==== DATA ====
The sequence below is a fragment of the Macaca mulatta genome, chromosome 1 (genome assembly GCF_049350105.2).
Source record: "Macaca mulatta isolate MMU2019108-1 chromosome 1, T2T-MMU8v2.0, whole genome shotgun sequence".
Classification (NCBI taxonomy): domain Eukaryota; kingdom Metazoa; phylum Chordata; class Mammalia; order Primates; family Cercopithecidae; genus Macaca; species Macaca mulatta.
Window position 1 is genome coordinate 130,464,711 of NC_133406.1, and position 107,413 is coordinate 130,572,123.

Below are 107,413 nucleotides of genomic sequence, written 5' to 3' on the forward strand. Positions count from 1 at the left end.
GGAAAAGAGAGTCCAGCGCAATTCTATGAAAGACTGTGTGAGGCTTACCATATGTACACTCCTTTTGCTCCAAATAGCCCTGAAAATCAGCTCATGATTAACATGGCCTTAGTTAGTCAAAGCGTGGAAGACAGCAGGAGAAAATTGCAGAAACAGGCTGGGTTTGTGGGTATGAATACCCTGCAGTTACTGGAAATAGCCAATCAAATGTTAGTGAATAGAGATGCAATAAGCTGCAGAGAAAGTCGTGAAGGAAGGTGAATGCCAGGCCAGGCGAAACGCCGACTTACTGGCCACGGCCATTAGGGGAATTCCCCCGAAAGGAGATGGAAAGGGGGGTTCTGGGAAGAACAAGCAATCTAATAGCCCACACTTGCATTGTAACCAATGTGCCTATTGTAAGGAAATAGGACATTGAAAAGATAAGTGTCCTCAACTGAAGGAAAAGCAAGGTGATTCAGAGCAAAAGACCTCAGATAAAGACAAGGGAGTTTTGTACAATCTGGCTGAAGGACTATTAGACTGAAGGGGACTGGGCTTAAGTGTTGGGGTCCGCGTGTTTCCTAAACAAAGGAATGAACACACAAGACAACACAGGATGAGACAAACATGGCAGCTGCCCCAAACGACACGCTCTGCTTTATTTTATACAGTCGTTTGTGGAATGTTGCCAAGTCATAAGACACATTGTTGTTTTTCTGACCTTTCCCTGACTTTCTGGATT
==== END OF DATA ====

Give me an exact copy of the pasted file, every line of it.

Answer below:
The sequence below is a fragment of the Macaca mulatta genome, chromosome 1 (genome assembly GCF_049350105.2).
Source record: "Macaca mulatta isolate MMU2019108-1 chromosome 1, T2T-MMU8v2.0, whole genome shotgun sequence".
Classification (NCBI taxonomy): domain Eukaryota; kingdom Metazoa; phylum Chordata; class Mammalia; order Primates; family Cercopithecidae; genus Macaca; species Macaca mulatta.
Window position 1 is genome coordinate 130,464,711 of NC_133406.1, and position 107,413 is coordinate 130,572,123.

Below are 107,413 nucleotides of genomic sequence, written 5' to 3' on the forward strand. Positions count from 1 at the left end.
GGAAAAGAGAGTCCAGCGCAATTCTATGAAAGACTGTGTGAGGCTTACCATATGTACACTCCTTTTGCTCCAAATAGCCCTGAAAATCAGCTCATGATTAACATGGCCTTAGTTAGTCAAAGCGTGGAAGACAGCAGGAGAAAATTGCAGAAACAGGCTGGGTTTGTGGGTATGAATACCCTGCAGTTACTGGAAATAGCCAATCAAATGTTAGTGAATAGAGATGCAATAAGCTGCAGAGAAAGTCGTGAAGGAAGGTGAATGCCAGGCCAGGCGAAACGCCGACTTACTGGCCACGGCCATTAGGGGAATTCCCCCGAAAGGAGATGGAAAGGGGGGTTCTGGGAAGAACAAGCAATCTAATAGCCCACACTTGCATTGTAACCAATGTGCCTATTGTAAGGAAATAGGACATTGAAAAGATAAGTGTCCTCAACTGAAGGAAAAGCAAGGTGATTCAGAGCAAAAGACCTCAGATAAAGACAAGGGAGTTTTGTACAATCTGGCTGAAGGACTATTAGACTGAAGGGGACTGGGCTTAAGTGTTGGGGTCCGCGTGTTTCCTAAACAAAGGAATGAACACACAAGACAACACAGGATGAGACAAACATGGCAGCTGCCCCAAACGACACGCTCTGCTTTATTTTATACAGTCGTTTGTGGAATGTTGCCAAGTCATAAGACACATTGTTGTTTTTCTGACCTTTCCCTGACTTTCTGGATT